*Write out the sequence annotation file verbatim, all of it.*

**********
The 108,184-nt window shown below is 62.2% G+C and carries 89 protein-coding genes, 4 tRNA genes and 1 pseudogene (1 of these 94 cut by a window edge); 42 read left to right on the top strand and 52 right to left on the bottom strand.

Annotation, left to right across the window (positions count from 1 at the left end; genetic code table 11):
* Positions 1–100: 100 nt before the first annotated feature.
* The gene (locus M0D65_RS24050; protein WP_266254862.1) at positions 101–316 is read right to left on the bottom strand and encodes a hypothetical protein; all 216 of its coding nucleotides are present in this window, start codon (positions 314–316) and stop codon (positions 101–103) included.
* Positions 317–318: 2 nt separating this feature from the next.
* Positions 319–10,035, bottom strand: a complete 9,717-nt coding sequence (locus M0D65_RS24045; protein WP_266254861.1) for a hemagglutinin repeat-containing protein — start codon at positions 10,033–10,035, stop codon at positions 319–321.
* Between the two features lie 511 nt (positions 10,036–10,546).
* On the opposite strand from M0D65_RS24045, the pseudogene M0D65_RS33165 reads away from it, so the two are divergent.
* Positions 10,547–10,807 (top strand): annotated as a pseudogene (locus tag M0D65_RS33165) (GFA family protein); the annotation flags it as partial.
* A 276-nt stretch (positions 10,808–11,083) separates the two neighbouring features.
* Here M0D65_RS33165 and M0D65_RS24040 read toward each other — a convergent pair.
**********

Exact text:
The 108,184-nt window shown below is 62.2% G+C and carries 89 protein-coding genes, 4 tRNA genes and 1 pseudogene (1 of these 94 cut by a window edge); 42 read left to right on the top strand and 52 right to left on the bottom strand.

Annotation, left to right across the window (positions count from 1 at the left end; genetic code table 11):
* Positions 1–100: 100 nt before the first annotated feature.
* The gene (locus M0D65_RS24050; protein WP_266254862.1) at positions 101–316 is read right to left on the bottom strand and encodes a hypothetical protein; all 216 of its coding nucleotides are present in this window, start codon (positions 314–316) and stop codon (positions 101–103) included.
* Positions 317–318: 2 nt separating this feature from the next.
* Positions 319–10,035, bottom strand: a complete 9,717-nt coding sequence (locus M0D65_RS24045; protein WP_266254861.1) for a hemagglutinin repeat-containing protein — start codon at positions 10,033–10,035, stop codon at positions 319–321.
* Between the two features lie 511 nt (positions 10,036–10,546).
* On the opposite strand from M0D65_RS24045, the pseudogene M0D65_RS33165 reads away from it, so the two are divergent.
* Positions 10,547–10,807 (top strand): annotated as a pseudogene (locus tag M0D65_RS33165) (GFA family protein); the annotation flags it as partial.
* A 276-nt stretch (positions 10,808–11,083) separates the two neighbouring features.
* Here M0D65_RS33165 and M0D65_RS24040 read toward each other — a convergent pair.